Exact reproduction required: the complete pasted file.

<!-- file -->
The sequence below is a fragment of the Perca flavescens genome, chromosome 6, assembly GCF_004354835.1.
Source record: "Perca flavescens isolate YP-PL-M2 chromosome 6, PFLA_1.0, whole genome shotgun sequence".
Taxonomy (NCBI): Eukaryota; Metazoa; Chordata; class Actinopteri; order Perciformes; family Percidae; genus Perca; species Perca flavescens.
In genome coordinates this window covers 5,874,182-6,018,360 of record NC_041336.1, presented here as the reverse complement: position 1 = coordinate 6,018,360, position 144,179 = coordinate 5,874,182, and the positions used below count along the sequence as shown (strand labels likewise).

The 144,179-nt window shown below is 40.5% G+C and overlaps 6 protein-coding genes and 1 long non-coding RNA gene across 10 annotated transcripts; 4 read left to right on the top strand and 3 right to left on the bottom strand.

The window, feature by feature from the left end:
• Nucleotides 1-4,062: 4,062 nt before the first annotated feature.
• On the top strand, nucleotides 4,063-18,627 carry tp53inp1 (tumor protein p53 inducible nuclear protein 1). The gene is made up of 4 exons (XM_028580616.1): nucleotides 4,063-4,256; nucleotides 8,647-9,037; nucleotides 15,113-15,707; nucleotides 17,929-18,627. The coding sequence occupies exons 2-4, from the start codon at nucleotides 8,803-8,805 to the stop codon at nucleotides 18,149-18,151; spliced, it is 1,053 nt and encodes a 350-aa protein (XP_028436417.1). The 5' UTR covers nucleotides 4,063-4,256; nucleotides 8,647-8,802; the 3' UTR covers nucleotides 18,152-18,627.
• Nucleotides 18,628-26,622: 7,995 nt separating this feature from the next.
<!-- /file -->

The sequence below is a fragment of the Perca flavescens genome, chromosome 6, assembly GCF_004354835.1.
Source record: "Perca flavescens isolate YP-PL-M2 chromosome 6, PFLA_1.0, whole genome shotgun sequence".
Taxonomy (NCBI): Eukaryota; Metazoa; Chordata; class Actinopteri; order Perciformes; family Percidae; genus Perca; species Perca flavescens.
In genome coordinates this window covers 5,874,182-6,018,360 of record NC_041336.1, presented here as the reverse complement: position 1 = coordinate 6,018,360, position 144,179 = coordinate 5,874,182, and the positions used below count along the sequence as shown (strand labels likewise).

The 144,179-nt window shown below is 40.5% G+C and overlaps 6 protein-coding genes and 1 long non-coding RNA gene across 10 annotated transcripts; 4 read left to right on the top strand and 3 right to left on the bottom strand.

The window, feature by feature from the left end:
• Nucleotides 1-4,062: 4,062 nt before the first annotated feature.
• On the top strand, nucleotides 4,063-18,627 carry tp53inp1 (tumor protein p53 inducible nuclear protein 1). The gene is made up of 4 exons (XM_028580616.1): nucleotides 4,063-4,256; nucleotides 8,647-9,037; nucleotides 15,113-15,707; nucleotides 17,929-18,627. The coding sequence occupies exons 2-4, from the start codon at nucleotides 8,803-8,805 to the stop codon at nucleotides 18,149-18,151; spliced, it is 1,053 nt and encodes a 350-aa protein (XP_028436417.1). The 5' UTR covers nucleotides 4,063-4,256; nucleotides 8,647-8,802; the 3' UTR covers nucleotides 18,152-18,627.
• Nucleotides 18,628-26,622: 7,995 nt separating this feature from the next.